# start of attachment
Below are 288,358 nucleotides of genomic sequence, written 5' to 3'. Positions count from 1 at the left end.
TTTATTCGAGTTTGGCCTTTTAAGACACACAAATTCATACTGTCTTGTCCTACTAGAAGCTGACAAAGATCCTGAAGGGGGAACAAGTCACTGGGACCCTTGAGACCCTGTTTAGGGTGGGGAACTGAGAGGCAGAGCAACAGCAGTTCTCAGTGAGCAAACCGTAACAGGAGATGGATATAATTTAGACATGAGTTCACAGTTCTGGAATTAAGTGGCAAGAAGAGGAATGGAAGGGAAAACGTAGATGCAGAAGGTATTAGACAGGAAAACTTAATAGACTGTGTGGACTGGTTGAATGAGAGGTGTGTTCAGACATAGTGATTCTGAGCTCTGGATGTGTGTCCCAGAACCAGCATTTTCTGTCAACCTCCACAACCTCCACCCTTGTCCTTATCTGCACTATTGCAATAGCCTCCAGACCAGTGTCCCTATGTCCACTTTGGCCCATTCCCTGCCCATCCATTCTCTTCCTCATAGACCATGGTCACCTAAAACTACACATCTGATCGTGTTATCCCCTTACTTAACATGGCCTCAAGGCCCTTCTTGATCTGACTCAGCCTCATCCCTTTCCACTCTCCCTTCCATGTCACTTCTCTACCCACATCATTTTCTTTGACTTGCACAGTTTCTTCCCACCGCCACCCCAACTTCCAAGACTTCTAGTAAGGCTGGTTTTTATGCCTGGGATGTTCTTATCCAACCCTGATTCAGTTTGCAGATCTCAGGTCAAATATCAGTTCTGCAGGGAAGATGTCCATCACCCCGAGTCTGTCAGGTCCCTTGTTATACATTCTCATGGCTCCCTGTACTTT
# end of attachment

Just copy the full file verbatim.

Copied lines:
Below are 288,358 nucleotides of genomic sequence, written 5' to 3'. Positions count from 1 at the left end.
TTTATTCGAGTTTGGCCTTTTAAGACACACAAATTCATACTGTCTTGTCCTACTAGAAGCTGACAAAGATCCTGAAGGGGGAACAAGTCACTGGGACCCTTGAGACCCTGTTTAGGGTGGGGAACTGAGAGGCAGAGCAACAGCAGTTCTCAGTGAGCAAACCGTAACAGGAGATGGATATAATTTAGACATGAGTTCACAGTTCTGGAATTAAGTGGCAAGAAGAGGAATGGAAGGGAAAACGTAGATGCAGAAGGTATTAGACAGGAAAACTTAATAGACTGTGTGGACTGGTTGAATGAGAGGTGTGTTCAGACATAGTGATTCTGAGCTCTGGATGTGTGTCCCAGAACCAGCATTTTCTGTCAACCTCCACAACCTCCACCCTTGTCCTTATCTGCACTATTGCAATAGCCTCCAGACCAGTGTCCCTATGTCCACTTTGGCCCATTCCCTGCCCATCCATTCTCTTCCTCATAGACCATGGTCACCTAAAACTACACATCTGATCGTGTTATCCCCTTACTTAACATGGCCTCAAGGCCCTTCTTGATCTGACTCAGCCTCATCCCTTTCCACTCTCCCTTCCATGTCACTTCTCTACCCACATCATTTTCTTTGACTTGCACAGTTTCTTCCCACCGCCACCCCAACTTCCAAGACTTCTAGTAAGGCTGGTTTTTATGCCTGGGATGTTCTTATCCAACCCTGATTCAGTTTGCAGATCTCAGGTCAAATATCAGTTCTGCAGGGAAGATGTCCATCACCCCGAGTCTGTCAGGTCCCTTGTTATACATTCTCATGGCTCCCTGTACTTT